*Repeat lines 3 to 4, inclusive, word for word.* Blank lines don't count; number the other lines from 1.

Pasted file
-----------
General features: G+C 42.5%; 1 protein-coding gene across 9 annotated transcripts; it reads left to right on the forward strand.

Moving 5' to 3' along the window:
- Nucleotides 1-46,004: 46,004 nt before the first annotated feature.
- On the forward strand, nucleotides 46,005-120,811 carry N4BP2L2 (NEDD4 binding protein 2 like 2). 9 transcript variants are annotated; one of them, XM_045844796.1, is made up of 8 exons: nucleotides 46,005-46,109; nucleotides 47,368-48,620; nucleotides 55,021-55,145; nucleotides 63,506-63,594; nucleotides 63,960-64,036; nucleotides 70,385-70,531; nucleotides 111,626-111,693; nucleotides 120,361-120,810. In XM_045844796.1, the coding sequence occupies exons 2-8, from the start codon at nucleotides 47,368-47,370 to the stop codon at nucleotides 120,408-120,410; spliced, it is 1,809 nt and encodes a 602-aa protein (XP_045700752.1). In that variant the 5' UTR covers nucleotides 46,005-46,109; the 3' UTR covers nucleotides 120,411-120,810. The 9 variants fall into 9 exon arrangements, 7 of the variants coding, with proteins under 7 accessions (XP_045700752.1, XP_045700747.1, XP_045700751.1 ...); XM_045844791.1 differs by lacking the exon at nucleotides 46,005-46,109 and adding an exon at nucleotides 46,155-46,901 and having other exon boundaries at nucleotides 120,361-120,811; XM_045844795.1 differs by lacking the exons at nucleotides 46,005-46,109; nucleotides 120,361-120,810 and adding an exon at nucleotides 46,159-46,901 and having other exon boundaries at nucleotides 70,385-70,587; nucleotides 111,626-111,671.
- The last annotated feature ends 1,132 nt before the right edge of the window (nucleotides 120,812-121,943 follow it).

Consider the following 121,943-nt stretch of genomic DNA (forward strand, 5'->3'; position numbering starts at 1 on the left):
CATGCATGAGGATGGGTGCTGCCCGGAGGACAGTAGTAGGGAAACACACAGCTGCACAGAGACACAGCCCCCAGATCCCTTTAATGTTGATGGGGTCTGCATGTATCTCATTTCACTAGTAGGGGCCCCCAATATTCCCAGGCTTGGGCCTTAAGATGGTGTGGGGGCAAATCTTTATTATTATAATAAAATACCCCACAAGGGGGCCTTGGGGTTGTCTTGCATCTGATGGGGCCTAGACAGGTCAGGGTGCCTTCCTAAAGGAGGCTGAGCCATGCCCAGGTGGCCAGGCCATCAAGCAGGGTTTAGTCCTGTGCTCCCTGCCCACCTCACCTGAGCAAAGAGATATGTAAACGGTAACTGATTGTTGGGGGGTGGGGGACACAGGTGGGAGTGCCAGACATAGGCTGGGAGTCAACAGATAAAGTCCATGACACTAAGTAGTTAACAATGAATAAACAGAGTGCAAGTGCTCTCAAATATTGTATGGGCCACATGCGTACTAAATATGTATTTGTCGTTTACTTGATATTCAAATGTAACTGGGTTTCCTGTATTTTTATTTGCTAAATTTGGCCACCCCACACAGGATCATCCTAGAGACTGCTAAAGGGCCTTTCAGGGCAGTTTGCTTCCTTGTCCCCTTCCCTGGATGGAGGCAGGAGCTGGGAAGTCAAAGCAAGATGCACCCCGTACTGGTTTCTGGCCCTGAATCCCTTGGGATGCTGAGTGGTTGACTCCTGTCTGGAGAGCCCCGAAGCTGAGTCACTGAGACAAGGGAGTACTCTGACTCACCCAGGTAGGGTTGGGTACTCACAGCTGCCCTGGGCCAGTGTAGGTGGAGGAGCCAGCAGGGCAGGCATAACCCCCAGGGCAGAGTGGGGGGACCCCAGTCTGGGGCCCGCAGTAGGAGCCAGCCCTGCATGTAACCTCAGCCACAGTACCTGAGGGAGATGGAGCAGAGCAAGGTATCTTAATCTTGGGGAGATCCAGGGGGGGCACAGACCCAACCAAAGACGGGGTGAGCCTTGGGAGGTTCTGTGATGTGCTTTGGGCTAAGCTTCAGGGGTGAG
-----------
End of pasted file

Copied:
- Nucleotides 1-46,004: 46,004 nt before the first annotated feature.
- On the forward strand, nucleotides 46,005-120,811 carry N4BP2L2 (NEDD4 binding protein 2 like 2). 9 transcript variants are annotated; one of them, XM_045844796.1, is made up of 8 exons: nucleotides 46,005-46,109; nucleotides 47,368-48,620; nucleotides 55,021-55,145; nucleotides 63,506-63,594; nucleotides 63,960-64,036; nucleotides 70,385-70,531; nucleotides 111,626-111,693; nucleotides 120,361-120,810. In XM_045844796.1, the coding sequence occupies exons 2-8, from the start codon at nucleotides 47,368-47,370 to the stop codon at nucleotides 120,408-120,410; spliced, it is 1,809 nt and encodes a 602-aa protein (XP_045700752.1). In that variant the 5' UTR covers nucleotides 46,005-46,109; the 3' UTR covers nucleotides 120,411-120,810. The 9 variants fall into 9 exon arrangements, 7 of the variants coding, with proteins under 7 accessions (XP_045700752.1, XP_045700747.1, XP_045700751.1 ...); XM_045844791.1 differs by lacking the exon at nucleotides 46,005-46,109 and adding an exon at nucleotides 46,155-46,901 and having other exon boundaries at nucleotides 120,361-120,811; XM_045844795.1 differs by lacking the exons at nucleotides 46,005-46,109; nucleotides 120,361-120,810 and adding an exon at nucleotides 46,159-46,901 and having other exon boundaries at nucleotides 70,385-70,587; nucleotides 111,626-111,671.